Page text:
The news that broke over the past few days that President Obama has decided to authorize a more expansive mission for the military in Afghanistan in 2015 than originally planned has alienated some anti-war activists, but Tampa Democratic U.S. Rep. Kathy Castor is fine with the idea.
The revelation — first reported in The New York Times on Saturday — is a reversal of Obama’s announcement back in May that America’s combat mission will be over by the end of this year. In that address in the Rose Garden in May, the president said, “Starting next year, Afghans will be fully responsible for securing their country. American personnel will be in an advisory role. We will no longer patrol Afghan cities or towns, mountains or valleys. That is a task for the Afghan people.”
But the new policy allows American forces to carry out missions against the Taliban and other militant groups threatening American troops or the Afghan government.
Castor said the situation with the transfer of power in Afghanistan to President Ashraf Ghani is a major factor in Obama’s reversal.
“Just like in Iraq, we had trouble with (former Iraqi Prime Minister Nouri) al-Maliki. He was not the leader he should have been for a united Iraq,” she told this reporter Monday afternoon after an event in South Tampa, referring to how the Obama administration could not come to terms with the Iraqi leader in 2011, leading the U.S. to withdraw all of its troops at the end of that year. “Same with Hamid Karzai (the now departed Afghan leader). As president he developed a very antagonistic relationship with the U.S. and I think it’s important moving forward that we do not lose the gains in Afghanistan.”
Castor said that the continuing mission for the 9,800 troops there “are not intensive combat roles, they’re assistance roles to the Afghan forces that will need a little bit of help to combat the Taliban and Al Qaeda.”
U.S. officials told The Times that the advancement of Islamic State forces across northern Iraq and the collapse of the Iraq army also led U.S. generals to forcefully win the argument that troops should remain in Afghanistan after this year, despite the fact that Operation Enduring Freedom is set to end on Dec. 31.
Meanwhile, Secretary of Defense Chuck Hagel is leaving the administration. Rep. Castor said she had no inside knowledge about what led to the shakeup, and instead simply praised Hagel, a decorated Vietnam veteran and the first former enlisted combat soldier to be defense secretary.
“I’m grateful to Secretary Hagel for his service to our country,” she said Monday. “He’s devoted his life to service, whether it was serving in Vietnam or serving in the U.S. Senate or head of the USO and then as secretary of defense. What a remarkable career.”
Over the weekend Sen. Rand Paul (R-Ky.) made news by issuing a proposal that would have declared war against the Islamic State in Iraq and Syria, or ISIS. In addition, his bill would set limitations in the fight against ISIS, including limiting the use of combat ground forces except when Americans are in “imminent danger,” intelligence reasons or for specific high- value topics.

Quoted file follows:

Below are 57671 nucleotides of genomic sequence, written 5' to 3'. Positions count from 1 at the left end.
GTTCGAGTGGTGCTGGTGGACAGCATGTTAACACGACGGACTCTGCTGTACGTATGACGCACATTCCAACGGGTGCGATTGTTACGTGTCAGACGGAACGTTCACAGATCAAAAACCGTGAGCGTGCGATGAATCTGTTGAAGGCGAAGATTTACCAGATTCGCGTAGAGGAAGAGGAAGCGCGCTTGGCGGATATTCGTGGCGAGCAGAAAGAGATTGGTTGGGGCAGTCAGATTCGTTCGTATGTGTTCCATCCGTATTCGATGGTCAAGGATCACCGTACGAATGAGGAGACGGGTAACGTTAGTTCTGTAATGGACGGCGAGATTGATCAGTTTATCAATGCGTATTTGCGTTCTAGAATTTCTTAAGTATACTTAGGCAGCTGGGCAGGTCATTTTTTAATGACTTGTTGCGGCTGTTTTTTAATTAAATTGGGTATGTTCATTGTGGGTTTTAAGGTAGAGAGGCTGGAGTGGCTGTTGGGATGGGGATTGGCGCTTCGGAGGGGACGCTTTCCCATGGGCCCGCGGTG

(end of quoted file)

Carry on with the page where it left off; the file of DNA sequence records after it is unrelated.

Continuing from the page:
“It’s the constitutional duty of the U.S. Congress to take a vote and to have proper oversight role,” Castor said, agreeing that there should be a vote. “Unfortunately, this Congress is known as the Do Nothing Congress, whether it’s immigration, creating jobs, infrastructure bill that’s long overdue, and the same goes for our constitutional duty to declare war.”
And speaking of taking votes, count Castor as one Democrat who hopes that Speaker John Boehner will finally be compelled to schedule a vote on comprehensive immigration reform before too long. In announcing his executive order last week that will shield up to 5 million undocumented people from deportation, Obama blamed Republicans in the House for failing to take up a bipartisan Senate bill that passed in 2013.
For years businesses, families and churches all across the Tampa Bay area and across the state of Florida have urged the Congress to act when it comes to immigration, and this Congress just kicked the can down the road,” she said. “Not withstanding the fact that Speaker Boehner said, ‘Oh, we’re going to bring it up, we’re going to bring it up.’ They never did act. I’ve heard since the announcement from business owners, and a wide variety of businesses on how relieved they are, not to mention families who wil have a little breathing room now. This is a temporary action, maybe Congress will get the message, my Republican colleagues will get the message and actually bring a bill to the floor for a vote. They should, again that’s their responsibility, otherwise you just have amnesty in place. That doesn’t make sense. We want people paying taxes, and getting in line for citizenship. People are eager to do that and America needs the workforce, so if the Congress continues to stick their head in the sand, it’s right for the president to act.”